While Don Garcia was engaged in this expedition into the south of Chili, Alonzo Reynoso the commandant of Canete used every effort to discover the place in which Caupolican lay concealed, both offering rewards for information and even employing torture to extort intelligence from the natives. He at length found a person who engaged to point out the place in which the Araucanian general had concealed himself ever since his last defeat. A detachment of cavalry was accordingly sent under the guidance of this traitor, and coming upon him by surprise one morning at day-break, succeeded in taking that great and heroic champion a prisoner, after a gallant resistance from ten faithful followers who continued to adhere to him under his misfortunes. During this combat, his wife incessantly exhorted him to die rather than surrender; and on seeing him made prisoner, she indignantly threw towards him her infant son, saying she would retain nothing that belonged to a coward. The detachment returned to Canete with their prisoner, amidst the rejoicings of the inhabitants, and Reynoso immediately ordered the redoubted toqui to be impaled and shot to death with arrows. On hearing his sentence, Caupolican addressed Reynoso as follows, without the smallest change of countenance, and preserving all his wonted dignity. “My death, can answer no possible end, except that of inflaming the inveterate hatred already entertained by my countrymen against the Spaniards. Far from being discouraged by the loss of an unfortunate leader, other Caupolicans will arise from my ashes, who will prosecute the war against you with better fortune. If however you spare my life, from the great influence I possess in Araucania, I may be of great service to the interests of your sovereign, and in aiding the propagation of your religion, which you say is the chief object of the destructive war you wage against us. But, if you are determined that I must die, send me into Spain; where, if your king thinks proper to condemn me, I may end my days without occasioning new disturbances to my unhappy country.”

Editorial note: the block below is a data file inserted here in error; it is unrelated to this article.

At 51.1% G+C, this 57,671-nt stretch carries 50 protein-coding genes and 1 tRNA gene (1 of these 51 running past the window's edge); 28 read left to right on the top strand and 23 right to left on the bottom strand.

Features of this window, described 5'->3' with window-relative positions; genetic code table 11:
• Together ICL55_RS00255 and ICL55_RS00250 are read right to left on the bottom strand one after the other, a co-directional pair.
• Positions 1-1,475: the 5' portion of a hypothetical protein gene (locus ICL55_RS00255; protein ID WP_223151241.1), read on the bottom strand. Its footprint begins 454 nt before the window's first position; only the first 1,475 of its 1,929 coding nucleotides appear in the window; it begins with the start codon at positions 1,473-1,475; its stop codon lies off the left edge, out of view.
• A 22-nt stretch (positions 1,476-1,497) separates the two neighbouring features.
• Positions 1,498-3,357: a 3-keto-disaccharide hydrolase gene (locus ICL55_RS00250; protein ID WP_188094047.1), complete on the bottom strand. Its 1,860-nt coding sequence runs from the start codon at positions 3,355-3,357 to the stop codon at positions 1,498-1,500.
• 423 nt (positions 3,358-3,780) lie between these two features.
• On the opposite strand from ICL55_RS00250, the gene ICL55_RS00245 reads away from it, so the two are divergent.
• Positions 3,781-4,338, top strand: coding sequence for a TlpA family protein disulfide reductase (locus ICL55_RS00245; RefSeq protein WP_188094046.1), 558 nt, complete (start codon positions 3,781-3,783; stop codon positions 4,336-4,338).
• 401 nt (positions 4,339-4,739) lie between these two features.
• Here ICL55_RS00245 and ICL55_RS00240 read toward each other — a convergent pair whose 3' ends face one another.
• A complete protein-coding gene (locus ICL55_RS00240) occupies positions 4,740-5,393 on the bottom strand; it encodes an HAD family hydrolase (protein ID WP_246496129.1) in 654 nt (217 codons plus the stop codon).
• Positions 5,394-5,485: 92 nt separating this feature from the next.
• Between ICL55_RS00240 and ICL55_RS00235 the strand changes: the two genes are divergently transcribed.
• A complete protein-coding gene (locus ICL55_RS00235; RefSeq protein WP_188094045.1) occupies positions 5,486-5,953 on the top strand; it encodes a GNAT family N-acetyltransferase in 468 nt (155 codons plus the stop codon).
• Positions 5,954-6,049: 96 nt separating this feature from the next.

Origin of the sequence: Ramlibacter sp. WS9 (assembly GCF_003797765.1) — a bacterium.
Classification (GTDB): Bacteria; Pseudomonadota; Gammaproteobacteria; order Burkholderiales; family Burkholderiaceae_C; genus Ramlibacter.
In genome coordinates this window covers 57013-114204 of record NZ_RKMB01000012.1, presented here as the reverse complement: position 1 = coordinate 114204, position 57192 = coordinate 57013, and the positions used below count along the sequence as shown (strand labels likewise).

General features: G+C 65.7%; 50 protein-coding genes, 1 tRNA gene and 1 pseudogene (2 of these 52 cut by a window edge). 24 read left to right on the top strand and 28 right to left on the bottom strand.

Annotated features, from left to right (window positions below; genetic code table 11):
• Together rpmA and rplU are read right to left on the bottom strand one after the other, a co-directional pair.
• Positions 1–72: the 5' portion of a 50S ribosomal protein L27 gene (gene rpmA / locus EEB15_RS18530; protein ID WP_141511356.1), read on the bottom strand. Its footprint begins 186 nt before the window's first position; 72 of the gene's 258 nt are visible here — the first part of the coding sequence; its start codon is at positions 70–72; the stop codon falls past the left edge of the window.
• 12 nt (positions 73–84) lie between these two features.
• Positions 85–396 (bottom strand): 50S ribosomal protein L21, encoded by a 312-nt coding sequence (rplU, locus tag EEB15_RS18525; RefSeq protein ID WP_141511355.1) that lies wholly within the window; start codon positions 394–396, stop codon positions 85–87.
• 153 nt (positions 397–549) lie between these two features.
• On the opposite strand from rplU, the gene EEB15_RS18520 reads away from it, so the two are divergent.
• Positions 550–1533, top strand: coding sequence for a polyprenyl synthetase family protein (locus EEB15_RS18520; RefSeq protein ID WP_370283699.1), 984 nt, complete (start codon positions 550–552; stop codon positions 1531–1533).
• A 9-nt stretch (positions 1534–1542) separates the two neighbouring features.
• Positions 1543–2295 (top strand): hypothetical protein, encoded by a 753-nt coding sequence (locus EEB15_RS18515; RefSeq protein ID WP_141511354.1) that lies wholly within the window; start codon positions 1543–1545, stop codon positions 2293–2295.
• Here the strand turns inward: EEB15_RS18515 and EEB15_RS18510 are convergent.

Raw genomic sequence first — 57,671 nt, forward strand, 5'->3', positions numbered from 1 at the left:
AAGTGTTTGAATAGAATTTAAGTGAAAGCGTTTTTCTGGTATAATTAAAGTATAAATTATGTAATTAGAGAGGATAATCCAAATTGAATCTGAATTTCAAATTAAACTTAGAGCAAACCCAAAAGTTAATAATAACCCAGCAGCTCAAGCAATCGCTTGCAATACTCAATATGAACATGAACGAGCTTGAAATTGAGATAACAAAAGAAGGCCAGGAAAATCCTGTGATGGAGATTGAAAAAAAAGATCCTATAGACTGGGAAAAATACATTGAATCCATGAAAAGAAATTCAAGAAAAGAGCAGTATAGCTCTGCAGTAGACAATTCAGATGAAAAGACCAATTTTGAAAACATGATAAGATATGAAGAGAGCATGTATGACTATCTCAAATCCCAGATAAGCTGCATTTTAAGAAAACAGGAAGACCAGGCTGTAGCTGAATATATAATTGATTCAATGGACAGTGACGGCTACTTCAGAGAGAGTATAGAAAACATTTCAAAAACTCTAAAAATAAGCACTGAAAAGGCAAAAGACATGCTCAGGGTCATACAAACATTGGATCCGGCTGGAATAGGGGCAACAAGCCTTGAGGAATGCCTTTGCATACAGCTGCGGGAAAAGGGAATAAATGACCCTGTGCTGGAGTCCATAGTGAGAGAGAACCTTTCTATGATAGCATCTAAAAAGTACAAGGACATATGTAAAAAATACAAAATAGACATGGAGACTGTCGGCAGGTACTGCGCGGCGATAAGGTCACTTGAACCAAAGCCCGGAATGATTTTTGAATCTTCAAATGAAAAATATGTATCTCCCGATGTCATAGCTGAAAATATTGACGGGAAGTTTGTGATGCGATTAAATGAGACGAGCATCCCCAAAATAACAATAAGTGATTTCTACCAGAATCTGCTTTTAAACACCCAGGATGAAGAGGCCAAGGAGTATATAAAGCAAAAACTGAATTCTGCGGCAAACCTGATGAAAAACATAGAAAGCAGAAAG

This attempt of the unfortunate toqui to prevail on Reynoso to spare his life was in vain, as the sentence was ordered to be carried into immediate execution. A priest, who had been employed to converse with Caupolican, pretending to have converted him to the Christian faith, hastily administered the sacrament of baptism; after which the prisoner was conducted to the scaffold erected for his public execution. When he saw the instrument of punishment, which till then he did not clearly comprehend, and noticed a negro who was ready to execute the cruel sentence, he became exasperated, and hurled the executioner from the scaffold with a furious kick, indignantly exclaiming, “Is there no sword and some less unworthy hand to put a man like me to death? In this punishment there is no semblance of justice: It is base revenge!” He was however overpowered by numbers, and compelled to undergo the cruel and ignominious punishment to which he had been condemned. The name of Reynoso is still held in detestation, not only by the Araucanians, but even by the Spaniards themselves, who have ever reprobated his conduct, as cruel, unnecessary, and impolitic, and contrary to those principles of generosity on which they pride themselves as a nation.